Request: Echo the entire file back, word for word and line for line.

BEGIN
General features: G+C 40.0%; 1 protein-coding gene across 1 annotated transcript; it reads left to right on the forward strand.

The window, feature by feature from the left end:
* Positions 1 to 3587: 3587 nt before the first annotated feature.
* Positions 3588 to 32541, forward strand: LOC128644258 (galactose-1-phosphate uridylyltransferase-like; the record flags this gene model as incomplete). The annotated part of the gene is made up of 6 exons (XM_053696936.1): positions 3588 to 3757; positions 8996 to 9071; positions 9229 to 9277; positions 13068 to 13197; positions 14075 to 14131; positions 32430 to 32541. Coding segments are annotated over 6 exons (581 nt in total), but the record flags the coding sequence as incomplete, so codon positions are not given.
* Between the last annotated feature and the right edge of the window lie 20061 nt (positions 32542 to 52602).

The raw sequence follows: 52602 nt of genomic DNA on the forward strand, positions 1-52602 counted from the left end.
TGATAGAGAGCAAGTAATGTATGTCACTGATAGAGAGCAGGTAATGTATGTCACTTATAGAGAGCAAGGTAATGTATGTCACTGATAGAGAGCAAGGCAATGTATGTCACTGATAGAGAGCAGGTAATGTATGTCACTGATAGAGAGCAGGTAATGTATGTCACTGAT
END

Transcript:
General features: G+C 40.0%; 1 protein-coding gene across 1 annotated transcript; it reads left to right on the forward strand.

The window, feature by feature from the left end:
* Positions 1 to 3587: 3587 nt before the first annotated feature.
* Positions 3588 to 32541, forward strand: LOC128644258 (galactose-1-phosphate uridylyltransferase-like; the record flags this gene model as incomplete). The annotated part of the gene is made up of 6 exons (XM_053696936.1): positions 3588 to 3757; positions 8996 to 9071; positions 9229 to 9277; positions 13068 to 13197; positions 14075 to 14131; positions 32430 to 32541. Coding segments are annotated over 6 exons (581 nt in total), but the record flags the coding sequence as incomplete, so codon positions are not given.
* Between the last annotated feature and the right edge of the window lie 20061 nt (positions 32542 to 52602).

The raw sequence follows: 52602 nt of genomic DNA on the forward strand, positions 1-52602 counted from the left end.
TGATAGAGAGCAAGTAATGTATGTCACTGATAGAGAGCAGGTAATGTATGTCACTTATAGAGAGCAAGGTAATGTATGTCACTGATAGAGAGCAAGGCAATGTATGTCACTGATAGAGAGCAGGTAATGTATGTCACTGATAGAGAGCAGGTAATGTATGTCACTGAT